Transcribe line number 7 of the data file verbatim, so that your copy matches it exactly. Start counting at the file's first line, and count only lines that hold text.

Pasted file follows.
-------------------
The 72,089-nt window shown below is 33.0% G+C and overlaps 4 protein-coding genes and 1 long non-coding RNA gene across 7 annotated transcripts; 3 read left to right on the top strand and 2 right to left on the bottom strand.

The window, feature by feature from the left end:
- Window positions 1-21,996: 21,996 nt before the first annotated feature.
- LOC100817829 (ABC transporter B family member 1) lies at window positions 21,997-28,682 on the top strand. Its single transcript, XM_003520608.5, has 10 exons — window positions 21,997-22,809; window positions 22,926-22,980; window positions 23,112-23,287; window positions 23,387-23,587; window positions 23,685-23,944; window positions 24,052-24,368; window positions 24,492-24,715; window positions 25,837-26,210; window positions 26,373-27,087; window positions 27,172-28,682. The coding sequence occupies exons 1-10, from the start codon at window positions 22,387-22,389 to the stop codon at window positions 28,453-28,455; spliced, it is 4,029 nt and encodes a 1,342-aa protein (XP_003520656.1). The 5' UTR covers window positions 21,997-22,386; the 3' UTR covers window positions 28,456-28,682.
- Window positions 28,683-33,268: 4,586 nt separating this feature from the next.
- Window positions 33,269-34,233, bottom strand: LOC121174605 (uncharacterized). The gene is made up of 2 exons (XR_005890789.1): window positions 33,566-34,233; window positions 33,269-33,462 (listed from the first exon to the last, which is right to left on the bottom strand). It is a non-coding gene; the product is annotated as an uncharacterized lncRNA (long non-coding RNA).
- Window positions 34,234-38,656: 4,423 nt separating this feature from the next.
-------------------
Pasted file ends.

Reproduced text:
- Window positions 34,234-38,656: 4,423 nt separating this feature from the next.